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China has reached peak coal, and it’s a global turning point

China’s coal use peaked in 2013-14 and is now set to decline, a peer-reviewed commentary piece published in Nature Geoscience has argued.

Currently the world’s largest consumer of coal – accounting for 50 per cent of world demand – structural shifts away from heavy industry, a growing air pollution crisis and huge investment in renewables has seen China’s use of coal peak much earlier than expected, Tsinghua University’s Tony Wu and colleagues said.

It’s an important announcement because it indicates peak coal could also soon hit globally, the authors said.

“As the world’s largest emitter of greenhouse gases, a peak in China’s coal consumption is not only a necessary condition for a global peak, but may well be an important milestone in the Anthropocene and a turning point in international efforts to mitigate the emissions of climate-altering greenhouse gases.”

The call of peak Chinese coal is a controversial one because most estimates have placed the peak somewhere between 2020-2040.

However, the authors said there was strong evidence to show it had already occurred.

Coal use dropped from 4.24 billion tonnes in 2013 to 4.12 billion tonnes – a 2.9 per cent decrease, they said. And in 2015 it dropped a further 3.6 per cent.

This all happened while GDP increased by 7.3 per cent and 6.9 per cent, respectively, which the authors said showed that economic growth had decoupled from coal consumption.

“The decoupling of growth in the economy and growth in coal use has raised the important question of whether this is just a temporary dip, or a turning point that indicates that peak coal consumption has already arrived,” the authors said.

“We argue that China’s coal consumption has indeed reached an inflection point much sooner than expected, and will decline henceforth – even though coal will remain the primary source of energy for the coming decades. We suggest that China has entered the era of post-coal growth.”

The authors said there had been a “fundamental shift” in the Chinese economy’s relationship with coal, which had largely gone unnoticed until the recent peak in consumption.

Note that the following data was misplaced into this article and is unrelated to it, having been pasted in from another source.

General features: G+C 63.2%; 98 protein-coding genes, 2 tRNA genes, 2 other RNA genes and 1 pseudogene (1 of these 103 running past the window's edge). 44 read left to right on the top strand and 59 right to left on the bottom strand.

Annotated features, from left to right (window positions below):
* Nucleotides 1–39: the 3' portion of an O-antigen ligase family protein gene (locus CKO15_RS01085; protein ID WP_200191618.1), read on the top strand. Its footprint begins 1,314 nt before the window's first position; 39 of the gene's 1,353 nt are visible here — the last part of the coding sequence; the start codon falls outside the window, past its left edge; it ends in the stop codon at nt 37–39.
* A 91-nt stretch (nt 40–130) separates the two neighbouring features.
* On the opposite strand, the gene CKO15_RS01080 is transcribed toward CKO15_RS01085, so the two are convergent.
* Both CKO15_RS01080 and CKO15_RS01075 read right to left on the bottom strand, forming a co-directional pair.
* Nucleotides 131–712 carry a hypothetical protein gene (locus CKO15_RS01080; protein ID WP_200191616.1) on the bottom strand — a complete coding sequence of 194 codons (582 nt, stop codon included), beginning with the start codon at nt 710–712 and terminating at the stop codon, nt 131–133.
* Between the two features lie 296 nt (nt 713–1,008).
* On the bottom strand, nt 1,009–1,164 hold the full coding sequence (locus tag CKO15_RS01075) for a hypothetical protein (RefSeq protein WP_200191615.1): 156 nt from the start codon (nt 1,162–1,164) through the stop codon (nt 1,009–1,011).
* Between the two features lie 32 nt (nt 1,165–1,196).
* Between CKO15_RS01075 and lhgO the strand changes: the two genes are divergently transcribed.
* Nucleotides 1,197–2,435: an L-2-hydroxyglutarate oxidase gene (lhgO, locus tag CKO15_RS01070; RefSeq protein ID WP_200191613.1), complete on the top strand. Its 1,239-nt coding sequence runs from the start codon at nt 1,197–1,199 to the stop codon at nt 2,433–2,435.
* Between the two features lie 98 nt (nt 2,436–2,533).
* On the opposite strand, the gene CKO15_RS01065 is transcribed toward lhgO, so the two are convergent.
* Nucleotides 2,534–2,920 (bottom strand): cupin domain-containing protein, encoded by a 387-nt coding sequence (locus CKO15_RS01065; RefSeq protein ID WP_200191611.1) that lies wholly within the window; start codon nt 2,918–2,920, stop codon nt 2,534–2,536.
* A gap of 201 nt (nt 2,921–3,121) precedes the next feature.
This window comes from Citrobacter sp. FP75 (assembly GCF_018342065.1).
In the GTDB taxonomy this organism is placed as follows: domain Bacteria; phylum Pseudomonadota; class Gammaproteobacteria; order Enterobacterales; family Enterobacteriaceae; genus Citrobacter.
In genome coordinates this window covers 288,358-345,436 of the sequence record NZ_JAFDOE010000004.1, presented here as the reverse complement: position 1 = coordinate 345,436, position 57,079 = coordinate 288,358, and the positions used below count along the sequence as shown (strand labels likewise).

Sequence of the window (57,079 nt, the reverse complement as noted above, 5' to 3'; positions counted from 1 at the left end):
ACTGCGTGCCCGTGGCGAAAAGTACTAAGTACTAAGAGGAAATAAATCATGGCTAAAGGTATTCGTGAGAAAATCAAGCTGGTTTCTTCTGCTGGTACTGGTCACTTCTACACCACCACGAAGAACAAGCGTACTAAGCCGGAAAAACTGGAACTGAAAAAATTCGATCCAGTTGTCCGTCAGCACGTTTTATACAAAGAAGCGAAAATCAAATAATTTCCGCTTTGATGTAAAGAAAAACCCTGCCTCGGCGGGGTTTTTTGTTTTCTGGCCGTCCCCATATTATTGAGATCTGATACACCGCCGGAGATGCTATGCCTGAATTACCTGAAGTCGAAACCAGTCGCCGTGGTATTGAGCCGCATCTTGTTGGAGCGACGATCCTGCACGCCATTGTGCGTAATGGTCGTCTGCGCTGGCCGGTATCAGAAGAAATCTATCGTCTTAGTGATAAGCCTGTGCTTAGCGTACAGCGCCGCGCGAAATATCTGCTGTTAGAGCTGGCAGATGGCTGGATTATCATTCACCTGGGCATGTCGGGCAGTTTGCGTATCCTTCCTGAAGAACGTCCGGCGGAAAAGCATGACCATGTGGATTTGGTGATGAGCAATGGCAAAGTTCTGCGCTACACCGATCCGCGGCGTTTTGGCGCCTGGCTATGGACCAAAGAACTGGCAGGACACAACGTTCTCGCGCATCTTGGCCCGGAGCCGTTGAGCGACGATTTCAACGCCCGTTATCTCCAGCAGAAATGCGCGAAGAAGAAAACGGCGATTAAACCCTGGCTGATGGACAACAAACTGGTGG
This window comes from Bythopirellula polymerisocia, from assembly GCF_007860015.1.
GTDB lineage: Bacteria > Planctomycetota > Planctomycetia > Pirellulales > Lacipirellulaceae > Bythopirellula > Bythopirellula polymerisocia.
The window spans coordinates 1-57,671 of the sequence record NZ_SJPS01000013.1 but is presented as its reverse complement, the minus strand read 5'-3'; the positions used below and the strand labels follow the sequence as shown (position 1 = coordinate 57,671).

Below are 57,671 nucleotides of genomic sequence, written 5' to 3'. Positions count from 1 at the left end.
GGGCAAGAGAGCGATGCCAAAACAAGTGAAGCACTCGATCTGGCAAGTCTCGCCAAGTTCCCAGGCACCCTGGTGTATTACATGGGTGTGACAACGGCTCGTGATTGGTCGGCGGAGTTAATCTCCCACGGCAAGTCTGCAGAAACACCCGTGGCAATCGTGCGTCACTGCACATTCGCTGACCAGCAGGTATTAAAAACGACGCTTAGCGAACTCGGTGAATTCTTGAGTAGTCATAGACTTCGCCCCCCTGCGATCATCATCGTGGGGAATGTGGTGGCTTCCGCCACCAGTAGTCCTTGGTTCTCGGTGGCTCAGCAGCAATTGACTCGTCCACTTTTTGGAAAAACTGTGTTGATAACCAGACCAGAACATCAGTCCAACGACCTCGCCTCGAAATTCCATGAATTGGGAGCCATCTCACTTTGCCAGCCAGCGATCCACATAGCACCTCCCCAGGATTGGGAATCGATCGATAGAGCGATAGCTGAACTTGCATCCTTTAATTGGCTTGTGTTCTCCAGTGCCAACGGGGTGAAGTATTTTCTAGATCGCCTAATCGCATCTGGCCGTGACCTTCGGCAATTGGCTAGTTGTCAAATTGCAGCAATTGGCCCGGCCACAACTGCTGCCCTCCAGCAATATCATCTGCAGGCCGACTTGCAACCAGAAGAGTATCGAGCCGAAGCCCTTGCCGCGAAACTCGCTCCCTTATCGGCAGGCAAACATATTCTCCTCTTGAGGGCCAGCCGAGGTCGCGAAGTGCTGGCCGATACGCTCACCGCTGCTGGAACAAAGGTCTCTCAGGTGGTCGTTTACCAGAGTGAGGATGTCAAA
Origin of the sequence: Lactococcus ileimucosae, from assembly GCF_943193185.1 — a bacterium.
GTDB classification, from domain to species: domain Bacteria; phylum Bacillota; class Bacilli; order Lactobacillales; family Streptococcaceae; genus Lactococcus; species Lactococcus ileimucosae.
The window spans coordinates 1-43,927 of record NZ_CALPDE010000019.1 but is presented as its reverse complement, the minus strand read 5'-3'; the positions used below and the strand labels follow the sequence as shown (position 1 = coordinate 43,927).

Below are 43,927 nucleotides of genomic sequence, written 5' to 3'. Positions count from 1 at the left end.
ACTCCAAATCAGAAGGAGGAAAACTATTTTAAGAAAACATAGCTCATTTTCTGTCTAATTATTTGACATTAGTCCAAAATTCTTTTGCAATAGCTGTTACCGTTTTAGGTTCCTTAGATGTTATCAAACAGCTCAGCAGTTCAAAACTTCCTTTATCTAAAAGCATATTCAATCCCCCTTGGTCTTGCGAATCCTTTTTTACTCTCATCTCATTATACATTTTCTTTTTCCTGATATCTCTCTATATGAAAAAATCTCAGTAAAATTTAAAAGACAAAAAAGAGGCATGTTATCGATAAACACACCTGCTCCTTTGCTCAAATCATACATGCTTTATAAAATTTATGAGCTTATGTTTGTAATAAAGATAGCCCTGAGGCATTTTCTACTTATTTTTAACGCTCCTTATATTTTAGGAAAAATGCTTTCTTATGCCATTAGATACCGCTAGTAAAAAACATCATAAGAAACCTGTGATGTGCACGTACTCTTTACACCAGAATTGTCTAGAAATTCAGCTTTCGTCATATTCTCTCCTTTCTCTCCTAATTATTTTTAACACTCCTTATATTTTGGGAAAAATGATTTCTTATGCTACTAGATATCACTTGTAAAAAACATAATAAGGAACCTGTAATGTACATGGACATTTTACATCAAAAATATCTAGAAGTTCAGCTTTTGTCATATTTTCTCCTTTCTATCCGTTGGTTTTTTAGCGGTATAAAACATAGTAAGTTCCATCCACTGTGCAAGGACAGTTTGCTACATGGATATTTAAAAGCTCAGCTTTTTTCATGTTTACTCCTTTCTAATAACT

“Even before the 2013 peak, the growth of coal consumption had been much slower than that of the economy, indicating rising efficiency.”

The commentary says two forces are behind the shift.

First, an ongoing economic slowdown, particularly in the construction and manufacturing sectors, which had accounted for 80 per cent of coal combustion between 2011-2015.

“Through 2015, coal use in thermoelectric power, iron and steel, and cement production decreased by 6.2 per cent, 3.2 per cent and 8.2 per cent, respectively: this has significantly lowered national demand for energy.”

With the decline of these sectors has been the rise of the service industry, which has much lower energy intensity.

Second has been strengthened policies around air pollution and clean energy.

“Over the past decade, China has faced increasing pressure to reduce air pollution and mitigate global climate change,” the authors said.

Lowering coal use has been integral to goals of decreasing of sulphur dioxide, nitrogen oxides, ammonia and carbon intensity.

“At the same time, there has been a rapid growth of solar, wind, nuclear and hydropower generation.”

The authors argue these trends are here for the long-term, with the consumption peak not just a temporary dip due to economic fluctuations.

The economic downturn in construction and manufacturing are long-term trends that characterise a new phase of economic development for China, they said.

“The period of slower economic growth is here to stay, and so is the correlative softening of energy demand.”

Similarly, the policies around air pollution and clean energy are part of long-term strategies.

“For the government, curbing air pollution is an important aspect of maintaining political legitimacy.”

The authors also argue that China knows technological innovation in energy, communications and manufacturing is a priority for long-term economic growth.

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